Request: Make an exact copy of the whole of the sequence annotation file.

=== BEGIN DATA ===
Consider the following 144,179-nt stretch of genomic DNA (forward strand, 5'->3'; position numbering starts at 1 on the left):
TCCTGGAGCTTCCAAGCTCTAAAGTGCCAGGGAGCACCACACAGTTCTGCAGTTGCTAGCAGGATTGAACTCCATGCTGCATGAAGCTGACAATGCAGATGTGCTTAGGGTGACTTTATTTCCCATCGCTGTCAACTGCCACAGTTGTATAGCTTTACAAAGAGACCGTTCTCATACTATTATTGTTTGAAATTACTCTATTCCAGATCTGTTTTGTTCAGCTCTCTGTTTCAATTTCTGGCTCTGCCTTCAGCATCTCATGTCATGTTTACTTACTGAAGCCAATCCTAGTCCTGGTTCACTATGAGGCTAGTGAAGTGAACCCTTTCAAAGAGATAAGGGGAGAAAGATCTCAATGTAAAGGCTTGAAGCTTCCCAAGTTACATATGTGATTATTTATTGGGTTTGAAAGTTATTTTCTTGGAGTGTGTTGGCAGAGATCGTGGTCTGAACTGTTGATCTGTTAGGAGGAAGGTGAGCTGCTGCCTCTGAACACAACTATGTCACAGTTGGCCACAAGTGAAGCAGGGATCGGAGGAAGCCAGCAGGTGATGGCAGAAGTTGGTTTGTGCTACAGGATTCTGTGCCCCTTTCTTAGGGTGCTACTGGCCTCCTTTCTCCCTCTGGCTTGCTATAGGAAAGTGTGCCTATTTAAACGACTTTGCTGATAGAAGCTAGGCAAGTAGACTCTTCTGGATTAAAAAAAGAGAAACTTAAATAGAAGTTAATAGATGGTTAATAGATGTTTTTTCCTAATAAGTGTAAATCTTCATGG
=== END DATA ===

Consider the following 144,179-nt stretch of genomic DNA (forward strand, 5'->3'; position numbering starts at 1 on the left):
TCCTGGAGCTTCCAAGCTCTAAAGTGCCAGGGAGCACCACACAGTTCTGCAGTTGCTAGCAGGATTGAACTCCATGCTGCATGAAGCTGACAATGCAGATGTGCTTAGGGTGACTTTATTTCCCATCGCTGTCAACTGCCACAGTTGTATAGCTTTACAAAGAGACCGTTCTCATACTATTATTGTTTGAAATTACTCTATTCCAGATCTGTTTTGTTCAGCTCTCTGTTTCAATTTCTGGCTCTGCCTTCAGCATCTCATGTCATGTTTACTTACTGAAGCCAATCCTAGTCCTGGTTCACTATGAGGCTAGTGAAGTGAACCCTTTCAAAGAGATAAGGGGAGAAAGATCTCAATGTAAAGGCTTGAAGCTTCCCAAGTTACATATGTGATTATTTATTGGGTTTGAAAGTTATTTTCTTGGAGTGTGTTGGCAGAGATCGTGGTCTGAACTGTTGATCTGTTAGGAGGAAGGTGAGCTGCTGCCTCTGAACACAACTATGTCACAGTTGGCCACAAGTGAAGCAGGGATCGGAGGAAGCCAGCAGGTGATGGCAGAAGTTGGTTTGTGCTACAGGATTCTGTGCCCCTTTCTTAGGGTGCTACTGGCCTCCTTTCTCCCTCTGGCTTGCTATAGGAAAGTGTGCCTATTTAAACGACTTTGCTGATAGAAGCTAGGCAAGTAGACTCTTCTGGATTAAAAAAAGAGAAACTTAAATAGAAGTTAATAGATGGTTAATAGATGTTTTTTCCTAATAAGTGTAAATCTTCATGG